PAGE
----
Some may be familiar with the building from their childhood as it was the basis for the Fisher Price toy garage. The building deteriorated badly over the years and has been sensitively and extensively renovated to provide 60,000 sq foot of office accommodation, currently occupied by what claims to be the most powerful advertising agency in the world, McCann Erickson. 

Urinal, Star Yard, Holborn, Camden 86-12d-12_2400
Urinal, Star Yard, Holborn

As a then un-diagnosed diabetic, facilities such as this were of great interest to me and I made use of this on numerous occasions when I was in the area.

It is still in place but was closed when I last walked past, necessitating a visit to the basement of a nearby Wetherspoons pub.

Lyme Terrace, Camden 86-12a-52_2400
Lyme Terrace, Camden

The Regents Canal runs through the centre of Camden and I’ve often enjoyed a walk beside it. Lyme Terrace is a narrow pedestrian street that runs above the towpath. This view towards Royal College St is rather different now, although the white-painted small terrace is still there (now pale blue) but Lawford and Sons builders materials is long gone with an oval modern block tacked on to the wall at the end of the terrace on Royal College St.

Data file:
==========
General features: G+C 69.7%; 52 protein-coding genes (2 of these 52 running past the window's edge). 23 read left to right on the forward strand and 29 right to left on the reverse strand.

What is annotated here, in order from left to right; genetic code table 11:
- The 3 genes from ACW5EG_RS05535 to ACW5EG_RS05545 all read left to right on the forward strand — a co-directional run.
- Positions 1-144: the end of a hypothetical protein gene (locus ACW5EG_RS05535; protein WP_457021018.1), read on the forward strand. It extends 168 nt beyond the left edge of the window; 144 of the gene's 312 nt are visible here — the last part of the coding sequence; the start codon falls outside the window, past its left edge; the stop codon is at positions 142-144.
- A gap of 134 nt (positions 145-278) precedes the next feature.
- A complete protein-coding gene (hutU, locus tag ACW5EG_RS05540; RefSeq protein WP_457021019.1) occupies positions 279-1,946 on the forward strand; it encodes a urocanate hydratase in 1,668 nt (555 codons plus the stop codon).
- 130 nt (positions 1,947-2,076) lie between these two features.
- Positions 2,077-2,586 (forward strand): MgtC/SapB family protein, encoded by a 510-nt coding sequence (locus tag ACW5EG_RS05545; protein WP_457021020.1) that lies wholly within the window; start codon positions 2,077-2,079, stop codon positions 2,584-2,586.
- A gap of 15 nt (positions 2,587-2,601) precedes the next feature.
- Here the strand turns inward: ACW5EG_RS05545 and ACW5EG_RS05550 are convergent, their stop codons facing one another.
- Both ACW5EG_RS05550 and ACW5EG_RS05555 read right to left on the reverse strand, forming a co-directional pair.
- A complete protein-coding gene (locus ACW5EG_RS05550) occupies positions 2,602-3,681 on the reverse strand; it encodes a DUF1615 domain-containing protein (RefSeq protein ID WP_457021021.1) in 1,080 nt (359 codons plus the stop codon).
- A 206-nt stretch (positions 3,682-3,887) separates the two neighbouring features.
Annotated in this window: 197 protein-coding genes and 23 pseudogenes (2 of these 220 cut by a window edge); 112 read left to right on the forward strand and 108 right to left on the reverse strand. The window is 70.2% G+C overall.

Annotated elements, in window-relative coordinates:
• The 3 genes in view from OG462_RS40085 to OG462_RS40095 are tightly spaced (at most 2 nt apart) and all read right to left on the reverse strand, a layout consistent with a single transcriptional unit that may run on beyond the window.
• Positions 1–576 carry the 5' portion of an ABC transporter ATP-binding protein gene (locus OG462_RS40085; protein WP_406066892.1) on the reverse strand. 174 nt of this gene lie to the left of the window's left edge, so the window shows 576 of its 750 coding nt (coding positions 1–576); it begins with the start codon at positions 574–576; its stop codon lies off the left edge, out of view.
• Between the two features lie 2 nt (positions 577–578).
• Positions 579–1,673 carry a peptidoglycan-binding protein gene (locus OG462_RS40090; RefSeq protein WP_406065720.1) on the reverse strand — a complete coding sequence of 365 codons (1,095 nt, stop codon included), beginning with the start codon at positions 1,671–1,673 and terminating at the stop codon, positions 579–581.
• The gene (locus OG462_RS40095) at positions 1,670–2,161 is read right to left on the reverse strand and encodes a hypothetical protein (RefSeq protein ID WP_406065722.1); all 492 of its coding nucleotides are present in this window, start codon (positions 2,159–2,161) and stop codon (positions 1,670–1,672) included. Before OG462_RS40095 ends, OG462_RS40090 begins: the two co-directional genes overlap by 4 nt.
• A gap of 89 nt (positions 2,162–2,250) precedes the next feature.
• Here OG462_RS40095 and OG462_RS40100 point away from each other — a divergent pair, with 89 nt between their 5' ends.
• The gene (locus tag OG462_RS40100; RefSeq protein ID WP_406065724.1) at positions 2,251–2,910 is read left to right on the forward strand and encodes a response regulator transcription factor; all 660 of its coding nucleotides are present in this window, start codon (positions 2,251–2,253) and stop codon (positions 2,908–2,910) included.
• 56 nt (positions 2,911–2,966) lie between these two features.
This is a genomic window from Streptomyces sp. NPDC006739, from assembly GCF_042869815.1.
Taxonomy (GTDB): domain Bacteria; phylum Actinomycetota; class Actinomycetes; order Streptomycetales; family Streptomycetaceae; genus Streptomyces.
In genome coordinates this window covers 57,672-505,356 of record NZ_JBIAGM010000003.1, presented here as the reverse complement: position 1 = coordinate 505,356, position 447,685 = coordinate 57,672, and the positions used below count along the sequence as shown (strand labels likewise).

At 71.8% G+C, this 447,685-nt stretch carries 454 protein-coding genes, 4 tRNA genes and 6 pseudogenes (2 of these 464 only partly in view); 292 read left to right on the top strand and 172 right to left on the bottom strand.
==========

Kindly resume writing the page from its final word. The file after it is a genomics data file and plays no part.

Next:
Traveller camp, Kentish Town Rd, Camden 86-12g-42_2400
Traveller Camp, Kentish Town

The large building in the background is the HQ of the Transport Police beside the canal on the corner of Camden Rd and Camden St.

I think this encampment was on land that had been cleared for the building of Camden Gardens. At left you can see a heap of scrap, but overall the site which went up to the railway arches seems relatively tidy. Another picture (not on line) shows rubbish by the railway arches, but this could be fly-tipping not connected with the travellers.

Kent House, Ferdinand St, Camden 86-12j-22_2400
Kent House, Ferdinand St, Chalk Farm

Another of Camden’s many Grade II listed buildings, Kent House on Ferdinand St in Chalk Farm. These two blocks of model low-cost flats and shop were built in 1935 for the St Pancras House Improvement Society. Designed by Colin Lucas with Amyas Connell and Basil Ward they provided features better than many private developments of the era for cheap social housing – as the listing text comments: “staircase access, room layouts, generous useable balconies and total use of electricity for servicing put Kent House at the forefront of contemporary flat design with the quality of detailing expected from a private commission. ”

This was however the only development of its type by  Connell, Ward and Lucas.

This ends my series on work in the album 1986 London Photographs, although I may at some point add more pictures and more descriptive text. But you can also add comments to the pictures on Flickr. I hope shortly to begin to put some of my work from 1987 on line.


My London Diary : London Photos : Hull : River Lea/Lee Valley : London’s Industrial Heritage : Flickr

All photographs on this and my other sites, unless otherwise stated, are taken by and copyright of Peter Marshall, and are available for reproduction or can be bought as prints.